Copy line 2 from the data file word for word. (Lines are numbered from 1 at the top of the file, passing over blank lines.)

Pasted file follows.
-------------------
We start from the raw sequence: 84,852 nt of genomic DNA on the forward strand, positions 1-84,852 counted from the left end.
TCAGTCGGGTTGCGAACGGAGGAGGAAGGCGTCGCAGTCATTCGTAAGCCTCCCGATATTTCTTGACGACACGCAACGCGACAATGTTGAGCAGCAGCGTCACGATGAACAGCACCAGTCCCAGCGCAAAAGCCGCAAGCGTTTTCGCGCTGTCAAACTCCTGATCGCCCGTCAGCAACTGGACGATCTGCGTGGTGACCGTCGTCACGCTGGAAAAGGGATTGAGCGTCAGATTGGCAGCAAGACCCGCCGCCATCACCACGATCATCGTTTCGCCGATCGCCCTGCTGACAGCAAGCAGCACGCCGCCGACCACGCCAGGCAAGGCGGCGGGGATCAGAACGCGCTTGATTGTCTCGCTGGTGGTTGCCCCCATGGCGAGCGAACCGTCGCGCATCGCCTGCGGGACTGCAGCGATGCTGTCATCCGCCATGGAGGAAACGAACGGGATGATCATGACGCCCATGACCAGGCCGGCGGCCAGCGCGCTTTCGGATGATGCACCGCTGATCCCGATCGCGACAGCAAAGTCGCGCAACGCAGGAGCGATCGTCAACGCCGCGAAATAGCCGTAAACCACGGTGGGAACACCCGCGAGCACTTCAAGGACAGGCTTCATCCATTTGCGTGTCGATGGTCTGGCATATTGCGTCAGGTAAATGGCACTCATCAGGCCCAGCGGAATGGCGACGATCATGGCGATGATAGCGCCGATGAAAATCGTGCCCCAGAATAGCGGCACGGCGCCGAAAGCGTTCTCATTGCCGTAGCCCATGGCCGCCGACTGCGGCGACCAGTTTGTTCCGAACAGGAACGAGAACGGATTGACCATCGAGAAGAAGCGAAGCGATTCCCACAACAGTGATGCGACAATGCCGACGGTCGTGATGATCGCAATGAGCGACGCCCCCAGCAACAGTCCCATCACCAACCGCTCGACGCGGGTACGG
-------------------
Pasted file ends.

TCAGTCGGGTTGCGAACGGAGGAGGAAGGCGTCGCAGTCATTCGTAAGCCTCCCGATATTTCTTGACGACACGCAACGCGACAATGTTGAGCAGCAGCGTCACGATGAACAGCACCAGTCCCAGCGCAAAAGCCGCAAGCGTTTTCGCGCTGTCAAACTCCTGATCGCCCGTCAGCAACTGGACGATCTGCGTGGTGACCGTCGTCACGCTGGAAAAGGGATTGAGCGTCAGATTGGCAGCAAGACCCGCCGCCATCACCACGATCATCGTTTCGCCGATCGCCCTGCTGACAGCAAGCAGCACGCCGCCGACCACGCCAGGCAAGGCGGCGGGGATCAGAACGCGCTTGATTGTCTCGCTGGTGGTTGCCCCCATGGCGAGCGAACCGTCGCGCATCGCCTGCGGGACTGCAGCGATGCTGTCATCCGCCATGGAGGAAACGAACGGGATGATCATGACGCCCATGACCAGGCCGGCGGCCAGCGCGCTTTCGGATGATGCACCGCTGATCCCGATCGCGACAGCAAAGTCGCGCAACGCAGGAGCGATCGTCAACGCCGCGAAATAGCCGTAAACCACGGTGGGAACACCCGCGAGCACTTCAAGGACAGGCTTCATCCATTTGCGTGTCGATGGTCTGGCATATTGCGTCAGGTAAATGGCACTCATCAGGCCCAGCGGAATGGCGACGATCATGGCGATGATAGCGCCGATGAAAATCGTGCCCCAGAATAGCGGCACGGCGCCGAAAGCGTTCTCATTGCCGTAGCCCATGGCCGCCGACTGCGGCGACCAGTTTGTTCCGAACAGGAACGAGAACGGATTGACCATCGAGAAGAAGCGAAGCGATTCCCACAACAGTGATGCGACAATGCCGACGGTCGTGATGATCGCAATGAGCGACGCCCCCAGCAACAGTCCCATCACCAACCGCTCGACGCGGGTACGG